As teachers, administrative staff and student support personnel, we know that a significant number of angry, depressed, addicted, and sometimes suicidal students are walking the halls of our schools. These youth are dealing with multiple traumas in their life, struggling to cope in an environment that requires maintaining control. Understanding how to engage these students in a healthy, positive way has become critical.
The 1998 Adverse Childhood Experiences study (ACEs), which sent standardized questionnaires to 13,494 adult members of a large HMO, found that a staggering 44 percent of respondents reported suffering sexual, physical, or psychological abuse as children, and 12.5 percent reported having a mother who had been treated violently1. Over the past decade, numerous studies have confirmed these percentages. The link between repeated ACEs and diminished classroom success is now well established. In schools and classrooms all over the country, educators are beginning to screen for ACEs and are trying to come to grips with how to be sensitive to the fallout from these experiences, both in their teaching practices and in exercising classroom discipline. Administrators are being challenged to modify approaches to discipline in order to avoid creating further trauma in the lives of their students.
Thanks to ACEs, change is in the air. Schools now face an avalanche of initiatives centered on trauma-informed practices. Legislation aimed at adjusting how schools approach discipline and chronic absenteeism has districts exploring creative procedures and interventions and implementing evidenced-based social-emotional learning (SEL) programs like Positive Behavioral Intervention & Supports (PBIS).
The impact of ACEs on student behaviors should not be underestimated; we have become increasingly concerned about school safety. Interventions based on trauma-informed practices change the way we approach disruptive and self-defeating behaviors. Increasingly, schools and their districts are using approaches based on tiered interventions. Many studies point to the effectiveness of these early interventions that interrupt the pathways to disruptive or violent behaviors. The simple approach of investigating, documenting, and providing effective interventions for behaviors when they first appear seems obvious. For many schools, however, this approach requires a shift from reacting to behaviors with traditional forms of discipline to understanding and responding to the underlying drivers of these behaviors.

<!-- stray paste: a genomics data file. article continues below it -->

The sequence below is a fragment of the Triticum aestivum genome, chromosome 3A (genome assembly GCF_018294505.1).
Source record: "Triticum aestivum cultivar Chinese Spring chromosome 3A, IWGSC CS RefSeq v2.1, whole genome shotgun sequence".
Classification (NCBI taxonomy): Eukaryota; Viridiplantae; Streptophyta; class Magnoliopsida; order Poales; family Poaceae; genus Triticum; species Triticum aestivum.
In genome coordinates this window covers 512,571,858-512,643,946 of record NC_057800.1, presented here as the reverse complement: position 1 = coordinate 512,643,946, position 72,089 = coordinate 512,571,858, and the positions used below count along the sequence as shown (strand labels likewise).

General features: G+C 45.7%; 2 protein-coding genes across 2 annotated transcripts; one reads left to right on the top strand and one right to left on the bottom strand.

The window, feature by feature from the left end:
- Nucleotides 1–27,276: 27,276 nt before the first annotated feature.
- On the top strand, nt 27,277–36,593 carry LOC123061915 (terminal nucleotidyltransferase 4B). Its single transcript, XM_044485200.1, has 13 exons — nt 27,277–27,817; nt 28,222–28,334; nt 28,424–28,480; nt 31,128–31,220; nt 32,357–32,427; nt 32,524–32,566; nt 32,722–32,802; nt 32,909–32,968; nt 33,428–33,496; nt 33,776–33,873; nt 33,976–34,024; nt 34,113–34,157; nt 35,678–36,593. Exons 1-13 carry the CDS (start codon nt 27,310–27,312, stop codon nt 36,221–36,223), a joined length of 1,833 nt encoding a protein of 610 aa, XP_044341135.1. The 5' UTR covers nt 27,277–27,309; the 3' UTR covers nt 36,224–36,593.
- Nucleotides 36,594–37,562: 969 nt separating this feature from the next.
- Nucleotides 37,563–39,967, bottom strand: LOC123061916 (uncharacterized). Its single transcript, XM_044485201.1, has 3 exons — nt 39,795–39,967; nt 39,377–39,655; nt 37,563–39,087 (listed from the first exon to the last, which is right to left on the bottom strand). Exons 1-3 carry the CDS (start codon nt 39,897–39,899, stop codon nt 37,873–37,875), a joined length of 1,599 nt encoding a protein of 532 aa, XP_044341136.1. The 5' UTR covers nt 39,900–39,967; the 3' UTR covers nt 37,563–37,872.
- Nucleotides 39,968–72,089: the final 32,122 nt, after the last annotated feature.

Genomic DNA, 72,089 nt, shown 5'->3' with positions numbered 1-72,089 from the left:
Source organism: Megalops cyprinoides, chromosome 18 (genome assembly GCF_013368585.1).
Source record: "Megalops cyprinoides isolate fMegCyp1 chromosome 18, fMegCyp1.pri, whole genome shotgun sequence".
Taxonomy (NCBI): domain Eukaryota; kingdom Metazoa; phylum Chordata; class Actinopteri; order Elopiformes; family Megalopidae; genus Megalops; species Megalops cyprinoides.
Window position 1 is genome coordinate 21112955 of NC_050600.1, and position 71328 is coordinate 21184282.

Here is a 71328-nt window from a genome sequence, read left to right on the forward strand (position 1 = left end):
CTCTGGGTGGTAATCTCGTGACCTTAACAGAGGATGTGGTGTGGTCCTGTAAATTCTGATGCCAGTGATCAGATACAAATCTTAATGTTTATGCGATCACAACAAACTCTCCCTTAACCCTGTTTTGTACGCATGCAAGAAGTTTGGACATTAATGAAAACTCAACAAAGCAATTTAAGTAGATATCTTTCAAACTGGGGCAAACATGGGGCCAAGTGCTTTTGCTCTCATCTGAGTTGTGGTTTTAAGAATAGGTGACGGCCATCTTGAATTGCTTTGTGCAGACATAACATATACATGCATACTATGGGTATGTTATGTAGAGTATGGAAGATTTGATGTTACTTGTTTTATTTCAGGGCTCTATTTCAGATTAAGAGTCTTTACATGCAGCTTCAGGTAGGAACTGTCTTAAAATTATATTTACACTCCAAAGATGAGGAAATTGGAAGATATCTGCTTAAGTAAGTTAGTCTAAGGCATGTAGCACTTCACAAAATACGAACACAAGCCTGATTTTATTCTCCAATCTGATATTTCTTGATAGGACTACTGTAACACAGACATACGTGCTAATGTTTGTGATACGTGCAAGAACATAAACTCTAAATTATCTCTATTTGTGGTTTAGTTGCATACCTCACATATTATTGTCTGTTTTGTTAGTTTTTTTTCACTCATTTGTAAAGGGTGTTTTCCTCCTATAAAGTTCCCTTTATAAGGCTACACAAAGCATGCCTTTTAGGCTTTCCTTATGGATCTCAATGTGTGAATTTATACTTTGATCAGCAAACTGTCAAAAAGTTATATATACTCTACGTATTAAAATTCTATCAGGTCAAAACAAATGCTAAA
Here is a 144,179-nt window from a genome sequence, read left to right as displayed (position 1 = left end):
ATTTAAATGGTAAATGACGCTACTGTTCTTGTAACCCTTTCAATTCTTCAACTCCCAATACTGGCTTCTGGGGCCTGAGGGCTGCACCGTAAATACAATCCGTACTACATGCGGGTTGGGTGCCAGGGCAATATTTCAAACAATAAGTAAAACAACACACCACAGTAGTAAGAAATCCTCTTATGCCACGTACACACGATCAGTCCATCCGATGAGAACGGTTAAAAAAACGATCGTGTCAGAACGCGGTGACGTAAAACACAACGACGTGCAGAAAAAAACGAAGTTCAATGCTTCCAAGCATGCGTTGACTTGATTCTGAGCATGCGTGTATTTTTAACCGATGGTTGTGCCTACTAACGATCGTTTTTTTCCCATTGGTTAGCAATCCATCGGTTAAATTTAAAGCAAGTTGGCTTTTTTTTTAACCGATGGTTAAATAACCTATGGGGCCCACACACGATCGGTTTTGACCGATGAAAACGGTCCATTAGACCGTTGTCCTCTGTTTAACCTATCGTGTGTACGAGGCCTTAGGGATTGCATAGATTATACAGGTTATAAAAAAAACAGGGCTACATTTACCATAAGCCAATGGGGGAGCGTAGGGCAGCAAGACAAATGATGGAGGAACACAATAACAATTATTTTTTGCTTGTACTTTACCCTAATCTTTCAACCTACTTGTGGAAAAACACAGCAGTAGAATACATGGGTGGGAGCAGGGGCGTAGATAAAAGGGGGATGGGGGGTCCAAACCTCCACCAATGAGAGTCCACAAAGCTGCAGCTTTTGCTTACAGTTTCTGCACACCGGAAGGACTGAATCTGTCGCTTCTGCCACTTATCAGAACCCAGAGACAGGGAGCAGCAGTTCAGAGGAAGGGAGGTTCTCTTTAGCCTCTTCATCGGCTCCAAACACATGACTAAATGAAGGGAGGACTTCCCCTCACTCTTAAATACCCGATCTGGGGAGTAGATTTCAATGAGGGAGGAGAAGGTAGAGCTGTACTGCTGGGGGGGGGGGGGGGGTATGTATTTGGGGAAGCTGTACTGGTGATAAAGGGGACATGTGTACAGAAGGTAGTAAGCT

The film “Paper Tigers” focuses on an alternative school in Walla Walla where ACEs became the central theme for dealing with a population of at-risk students. From teaching students to understand their own challenges resulting from adverse experiences to training staff how to be aware and sensitive to these challenges, the film documents the trials and successes experienced by everyone. For many educators, viewing this film completely changed the way they look at their school community.
The need for trauma-informed practices in our schools is clear, but where to begin? Child development psychologists Masten and Coatsworth identified three key factors common to all competent children:
- A strong parent-child relationship, or, when such a relationship is not available, a surrogate caregiving figure who serves a mentoring role;
- Good cognitive skills, which predict academic success and lead to rule-abiding behavior; and
- The ability to self-regulate attention, emotions, and behaviors2
These findings led to the development of the Attachment, Regulation, and Competency (ARC) model – building secure attachments between child and caregiver(s); enhancing self-regulatory capacities, and increasing competencies across multiple domains. Translating the ARC model into actions means schools must:
- Partner with families and strengthen traumatized children’s relationships with adults in and out of school;
- Help children to modulate and self-regulate their emotions and behaviors; and
- Enable children to develop their academic potential.1
In the book, Helping Traumatized Children Learn1, the authors suggest a flexible framework for implementing trauma-informed practices in any school community. The framework encourages evaluating each of the following six key elements from a trauma-sensitive perspective:
- School-wide infrastructure and culture;
- Staff training;
- Linking with mental health professionals;
- Academic instruction for traumatized children;
- Non-academic strategies; and
- School policies, procedures, and protocols
Obviously, this is a major paradigm shift. Here at the NWESD, we are committed to providing strong support to districts and schools as they move forward with trauma-informed approaches to school culture, discipline, and classroom instruction. Please contact us and let us know your needs for training and support.
For more information or questions please contact: Mike Stamper, Prevention Center Coordinator (360) 770-5831, firstname.lastname@example.org
2. The development of competence in favorable and unfavorable environments. Lessons from research on successful children. Masten, AS & Coatsworth, J. Am Psychol. 1998 Feb; 53(2): 205-20.
Infographics used with permission from "The Truth About Aces"